The incoming chair of the BC Forest Practices Board Kevin Kriese. (Contributed photo)

The incoming chair of the BC Forest Practices Board Kevin Kriese. (Contributed photo)

Kevin Kriese becomes chair of the Forest Practices Board

Smithers’ Kriese’s three-year appointment beings August 7.

Smithers resident Kevin Kriese was appointed chair of the Forest Practices Board last month.

“It’s kind of a dream job. I’m quite excited,” said Kriese. “The chair of the Forest Practice Board is a very unique position. An opportunity to lead an independent organization working on sustainable forest management doesn’t come up very often.”

The board is an independent agency that advocates for sustainable forest and range practices in British Columbia.

Kriese will be leaving his current position as assistant deputy minister for the north area with the Ministry of Forests, Lands, Natural Resource Operations and Rural Development to join the board.

“The board serves a critical role in overseeing forest and range practices in British Columbia,” said Minister of Forests, Lands, Natural Resource Operations and Rural Development Doug Donaldson in a press release. “[Kriese’s] experience will be a significant asset, as he brings his extensive contacts and relationships with industry, northern communities and First Nations with him.”

Kriese has 27 years of experience in the natural resource management field. He spent 25 years working with the provincial government and two years working as a consultant.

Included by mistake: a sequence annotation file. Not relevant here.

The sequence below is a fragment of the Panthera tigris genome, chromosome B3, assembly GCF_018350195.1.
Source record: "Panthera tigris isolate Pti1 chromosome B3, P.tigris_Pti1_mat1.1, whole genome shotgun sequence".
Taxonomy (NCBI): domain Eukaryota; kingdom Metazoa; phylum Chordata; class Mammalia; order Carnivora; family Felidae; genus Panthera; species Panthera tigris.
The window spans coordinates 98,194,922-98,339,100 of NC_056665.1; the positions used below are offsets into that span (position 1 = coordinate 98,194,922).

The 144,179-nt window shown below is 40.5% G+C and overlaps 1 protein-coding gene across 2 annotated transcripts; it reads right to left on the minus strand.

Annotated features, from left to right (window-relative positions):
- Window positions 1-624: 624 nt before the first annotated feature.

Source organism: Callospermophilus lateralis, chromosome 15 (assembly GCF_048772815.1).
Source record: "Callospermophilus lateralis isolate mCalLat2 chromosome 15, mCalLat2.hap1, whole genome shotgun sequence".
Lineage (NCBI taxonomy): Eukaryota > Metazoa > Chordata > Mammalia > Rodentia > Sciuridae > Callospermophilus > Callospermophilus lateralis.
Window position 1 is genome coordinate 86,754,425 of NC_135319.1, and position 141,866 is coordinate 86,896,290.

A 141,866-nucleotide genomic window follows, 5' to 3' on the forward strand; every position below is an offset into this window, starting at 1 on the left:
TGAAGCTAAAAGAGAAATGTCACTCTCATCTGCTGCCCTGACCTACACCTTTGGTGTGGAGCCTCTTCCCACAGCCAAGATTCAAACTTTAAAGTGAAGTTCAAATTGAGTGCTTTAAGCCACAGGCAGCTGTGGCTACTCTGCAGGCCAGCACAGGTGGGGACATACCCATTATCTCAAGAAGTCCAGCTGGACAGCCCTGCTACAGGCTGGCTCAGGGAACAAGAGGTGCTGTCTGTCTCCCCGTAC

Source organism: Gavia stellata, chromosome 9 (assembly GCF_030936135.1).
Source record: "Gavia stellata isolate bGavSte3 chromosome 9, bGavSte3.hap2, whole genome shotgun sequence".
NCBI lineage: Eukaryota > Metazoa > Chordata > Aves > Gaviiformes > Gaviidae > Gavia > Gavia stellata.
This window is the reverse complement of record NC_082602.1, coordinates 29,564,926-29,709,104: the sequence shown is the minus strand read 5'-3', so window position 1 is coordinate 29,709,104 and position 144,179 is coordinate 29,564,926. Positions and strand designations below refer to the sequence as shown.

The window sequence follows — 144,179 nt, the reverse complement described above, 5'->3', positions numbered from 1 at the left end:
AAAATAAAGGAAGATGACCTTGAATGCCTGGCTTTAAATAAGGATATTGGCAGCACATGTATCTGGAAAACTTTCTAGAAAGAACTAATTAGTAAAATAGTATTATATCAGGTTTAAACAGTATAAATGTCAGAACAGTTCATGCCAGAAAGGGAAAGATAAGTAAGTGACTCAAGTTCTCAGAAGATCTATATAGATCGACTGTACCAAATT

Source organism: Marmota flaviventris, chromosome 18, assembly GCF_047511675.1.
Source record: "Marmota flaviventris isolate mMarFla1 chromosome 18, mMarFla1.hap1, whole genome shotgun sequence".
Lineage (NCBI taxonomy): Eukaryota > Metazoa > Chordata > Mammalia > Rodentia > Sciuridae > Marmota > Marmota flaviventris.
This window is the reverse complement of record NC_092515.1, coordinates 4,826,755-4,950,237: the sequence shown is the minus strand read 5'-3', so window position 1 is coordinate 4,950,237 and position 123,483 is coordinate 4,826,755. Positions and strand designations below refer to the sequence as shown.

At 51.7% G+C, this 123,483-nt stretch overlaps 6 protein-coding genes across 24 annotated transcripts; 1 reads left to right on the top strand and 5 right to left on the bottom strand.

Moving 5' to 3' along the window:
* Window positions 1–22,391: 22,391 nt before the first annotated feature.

Kriese said his understanding of the intricacies of the provincial government will help the board be successful in its goals.

“The board is both influencing forest practices but to a sub degree is also influencing forest policy changes,” said Kriese. “I can help us be effective at making sure that our recommendations have the best chance possible of influencing forest policy.”

The incoming chair pointed to the Nisga’s treaty as an example of how the board could potentially work with First Nations. In the treaty the board has a defined role to help undertake audits on forestry of Nisga’a lands.

“That’s an example of where the board can play a role working with First Nations lands that may or may not occur in other places in the future but it’s a good example of role that the board can play,” said Kriese.

Kriese is the second member of the board to reside in the Bulkley Valley.

Wilp sustainability director at Gitanyow Hereditary Chiefs Office, Tara Marsden of New Hazelton, is also a member of the board.

Marsden did not respond to The Interior News requests for comment in time for publication.

Kriese’s three-year appointment beings Aug. 7.